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Pop Winds – Earth To Friend May 1, 2012

Posted by gwyoung in Album Reviews, Music.
Tags: , ,

Artist: Pop Winds

Album: Earth To Friend

Release: Arbutus, 2012

Genre: Experimental

RIYD: Braids, Grimes, Majical Cloudz

Recently I’ve started watching the TV show Party Down, a Starz series starring Glee’s Jane Lynch, Parks & Recreation’s Adam Scott, Mean Girls’ Lizzy Caplan, and later Will & Grace’s Megan Mullally among other excellent actors that focuses on the tribulations of a group of starving-artist party caterers, with plenty of strong, clashing personalities and awkward encounters to go around. Unfortunately, the show was canceled after just two near-perfect seasons due to losing several of its key cast members to other shows. Like the now-classic sitcom Arrested Development did before it, the show failed commercially when it was originally aired, but has since garnered both critical praise and a cult following clamoring for more.

I bring this up not just to name-drop my love for Party Down in a seemingly unrelated album review, but more importantly because going through season two of the show knowing that there will be no more new episodes is filled with the same bittersweet sentiments that crop up in my mind all throughout Pop Winds’ second and final album, Earth To Friend. Breaking up is indeed hard to do, even if it is experienced indirectly through the dissolution of a favorite band or the discontinuation of a good show, but even harder is seeing the promise of future greatness in something that is, ironically, already doomed.

Such is the plight of Montreal experimental psych band Pop Winds’ departing gift to us loyal fans. If you’ve never listened to Pop Winds, a good place to start is with their debut, The Turquoise, which was just brilliant enough to land a spot on my top 20 albums list in 2010. The album mixed the styles found on two of my favorite releases as of late, capturing the playful energy of Animal Collective’s Merriweather Post Pavilion and incorporating the pulsating brass instrumentals found throughout Menomena’s Mines (and then later as the basis for Colin Stetson’s work). While the first half of The Turquoise constrained itself inside the boundaries of pop songs, the more expansive second half served as a good indication of where the band was headed.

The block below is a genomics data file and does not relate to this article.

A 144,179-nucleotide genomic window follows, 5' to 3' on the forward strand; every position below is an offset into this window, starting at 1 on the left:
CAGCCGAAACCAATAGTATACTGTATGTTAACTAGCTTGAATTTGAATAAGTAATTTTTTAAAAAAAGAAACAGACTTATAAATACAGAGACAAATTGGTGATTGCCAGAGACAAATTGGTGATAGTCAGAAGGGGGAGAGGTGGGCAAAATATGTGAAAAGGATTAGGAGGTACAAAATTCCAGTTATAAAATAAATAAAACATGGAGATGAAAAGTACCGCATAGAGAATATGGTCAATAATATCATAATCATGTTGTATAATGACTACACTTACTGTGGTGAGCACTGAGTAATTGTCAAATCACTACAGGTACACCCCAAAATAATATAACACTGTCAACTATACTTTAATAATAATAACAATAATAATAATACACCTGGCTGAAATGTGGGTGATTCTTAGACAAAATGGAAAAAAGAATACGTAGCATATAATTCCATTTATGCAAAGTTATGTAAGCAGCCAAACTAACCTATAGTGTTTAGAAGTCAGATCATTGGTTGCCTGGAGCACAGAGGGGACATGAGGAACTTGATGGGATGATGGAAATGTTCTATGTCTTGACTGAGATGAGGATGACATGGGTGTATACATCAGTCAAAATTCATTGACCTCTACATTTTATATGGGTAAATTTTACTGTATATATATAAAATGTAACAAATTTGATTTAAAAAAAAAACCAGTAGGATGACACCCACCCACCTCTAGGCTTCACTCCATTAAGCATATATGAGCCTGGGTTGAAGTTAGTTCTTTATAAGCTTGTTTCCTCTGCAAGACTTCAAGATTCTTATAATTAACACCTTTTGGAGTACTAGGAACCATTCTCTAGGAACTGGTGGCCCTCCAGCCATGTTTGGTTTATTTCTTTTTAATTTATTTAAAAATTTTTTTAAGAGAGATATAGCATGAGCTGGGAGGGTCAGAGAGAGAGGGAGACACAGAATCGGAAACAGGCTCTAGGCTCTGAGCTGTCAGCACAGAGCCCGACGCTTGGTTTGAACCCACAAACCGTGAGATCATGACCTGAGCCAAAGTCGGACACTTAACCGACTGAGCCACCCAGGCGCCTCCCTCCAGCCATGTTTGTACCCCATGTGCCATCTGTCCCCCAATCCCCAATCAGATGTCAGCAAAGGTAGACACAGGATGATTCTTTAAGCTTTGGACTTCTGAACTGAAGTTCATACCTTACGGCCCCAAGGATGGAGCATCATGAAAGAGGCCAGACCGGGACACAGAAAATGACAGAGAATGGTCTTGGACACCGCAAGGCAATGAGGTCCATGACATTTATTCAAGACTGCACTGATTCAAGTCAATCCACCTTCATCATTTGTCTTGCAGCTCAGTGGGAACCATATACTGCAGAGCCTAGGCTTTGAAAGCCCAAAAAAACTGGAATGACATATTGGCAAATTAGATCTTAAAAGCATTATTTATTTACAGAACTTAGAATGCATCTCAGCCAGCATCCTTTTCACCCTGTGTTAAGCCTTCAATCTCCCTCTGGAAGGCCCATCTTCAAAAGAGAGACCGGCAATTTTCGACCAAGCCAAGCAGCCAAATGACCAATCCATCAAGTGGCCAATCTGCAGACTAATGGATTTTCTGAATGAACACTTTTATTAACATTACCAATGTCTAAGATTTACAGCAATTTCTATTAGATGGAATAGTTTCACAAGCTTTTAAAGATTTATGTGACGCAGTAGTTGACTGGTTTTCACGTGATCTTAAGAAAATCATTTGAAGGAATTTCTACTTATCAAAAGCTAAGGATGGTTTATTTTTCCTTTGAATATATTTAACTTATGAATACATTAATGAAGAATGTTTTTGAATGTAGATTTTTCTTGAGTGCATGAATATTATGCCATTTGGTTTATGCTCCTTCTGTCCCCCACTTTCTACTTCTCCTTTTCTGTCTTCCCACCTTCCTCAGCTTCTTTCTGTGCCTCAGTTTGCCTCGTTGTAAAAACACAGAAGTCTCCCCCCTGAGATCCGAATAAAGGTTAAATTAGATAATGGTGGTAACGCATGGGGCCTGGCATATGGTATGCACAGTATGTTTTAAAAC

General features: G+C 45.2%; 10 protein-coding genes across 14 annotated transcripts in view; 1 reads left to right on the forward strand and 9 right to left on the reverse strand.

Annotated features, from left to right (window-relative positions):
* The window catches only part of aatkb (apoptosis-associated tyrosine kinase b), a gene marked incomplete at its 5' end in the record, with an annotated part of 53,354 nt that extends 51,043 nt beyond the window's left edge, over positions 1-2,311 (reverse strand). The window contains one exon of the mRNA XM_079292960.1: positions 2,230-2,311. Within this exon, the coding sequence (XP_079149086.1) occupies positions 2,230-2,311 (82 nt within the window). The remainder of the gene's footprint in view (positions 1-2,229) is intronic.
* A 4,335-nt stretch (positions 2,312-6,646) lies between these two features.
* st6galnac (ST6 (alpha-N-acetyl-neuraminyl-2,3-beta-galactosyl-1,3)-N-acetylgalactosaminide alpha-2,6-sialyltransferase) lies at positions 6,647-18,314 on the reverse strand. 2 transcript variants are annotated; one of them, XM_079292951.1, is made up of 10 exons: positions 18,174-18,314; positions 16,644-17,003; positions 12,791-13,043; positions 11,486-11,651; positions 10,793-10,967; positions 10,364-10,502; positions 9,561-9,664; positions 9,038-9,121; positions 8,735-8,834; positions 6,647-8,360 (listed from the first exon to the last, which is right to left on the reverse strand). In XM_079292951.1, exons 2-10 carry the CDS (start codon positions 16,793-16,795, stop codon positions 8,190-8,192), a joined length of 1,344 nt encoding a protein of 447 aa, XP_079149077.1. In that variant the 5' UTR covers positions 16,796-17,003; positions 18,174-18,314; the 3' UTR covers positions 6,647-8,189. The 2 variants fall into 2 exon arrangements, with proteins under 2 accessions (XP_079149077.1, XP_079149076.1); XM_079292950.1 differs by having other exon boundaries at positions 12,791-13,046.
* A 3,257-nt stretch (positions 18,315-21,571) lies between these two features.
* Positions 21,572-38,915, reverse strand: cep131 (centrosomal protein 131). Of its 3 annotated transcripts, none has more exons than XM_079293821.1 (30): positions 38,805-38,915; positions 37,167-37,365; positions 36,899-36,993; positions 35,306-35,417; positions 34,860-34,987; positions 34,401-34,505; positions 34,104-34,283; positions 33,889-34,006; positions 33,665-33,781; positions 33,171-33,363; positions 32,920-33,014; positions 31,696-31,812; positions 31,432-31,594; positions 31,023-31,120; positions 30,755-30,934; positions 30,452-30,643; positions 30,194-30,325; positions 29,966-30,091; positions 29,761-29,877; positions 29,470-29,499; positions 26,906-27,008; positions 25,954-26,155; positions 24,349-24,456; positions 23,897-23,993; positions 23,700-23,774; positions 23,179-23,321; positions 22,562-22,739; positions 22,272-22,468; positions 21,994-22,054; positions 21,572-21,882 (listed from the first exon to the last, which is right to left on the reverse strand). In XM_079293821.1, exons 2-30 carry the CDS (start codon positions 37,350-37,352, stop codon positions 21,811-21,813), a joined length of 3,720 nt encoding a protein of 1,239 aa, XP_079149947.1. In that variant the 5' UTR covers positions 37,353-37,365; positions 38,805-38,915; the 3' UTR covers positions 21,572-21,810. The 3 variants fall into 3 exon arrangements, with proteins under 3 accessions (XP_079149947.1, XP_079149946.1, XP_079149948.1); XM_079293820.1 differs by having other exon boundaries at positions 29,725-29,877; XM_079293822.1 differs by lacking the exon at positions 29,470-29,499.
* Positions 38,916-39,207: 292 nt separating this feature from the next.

Earth To Friend is an extension of those lengthier experimental jams, with fewer traditional instruments like the horns and piano of old and instead a slew of electronic flourishes to accentuate the band’s inner eccentricities. Where The Turquoise favored relative restraint and the beauty of repetition, Earth To Friend has a predilection toward explosiveness and ecstatic dynamism. Though album opener “Phonon” is even more concise than the poppiest of songs on its predecessor, the true highlights of the album, “Sunlight”, “Sight”, and the title track, stretch their limbs and foray into vastly different territories throughout their 5+-minute lengths. In between these densely layered pieces are brief instrumental sketches that serve to connect the intricate ideas into one seamless, shape-shifting whole.

That this sophomore album excels and displays more promise than Pop Winds’ debut is made into a double-edged sword by the news that the band broke up months before its release. With only eight tracks (three of which are instrumentals) and a brief runtime of less than thirty minutes, Earth To Friend feels as if it was abandoned before its completion. The exploratory feeling of the music contained within is probably a result of that, as the unfinished songs were likely strung together last-minute in an attempt to craft a release out of the band’s last material before its imminent demise. But aside from this bitter, the album itself is remarkably sweet, and can forever be treasured on its own. Pop Winds’ two albums will remain untainted by future releases of promises potentially unfulfilled, just as Arrested Development and Party Down will remain excellent shows never reaching the inevitable stages of decline.



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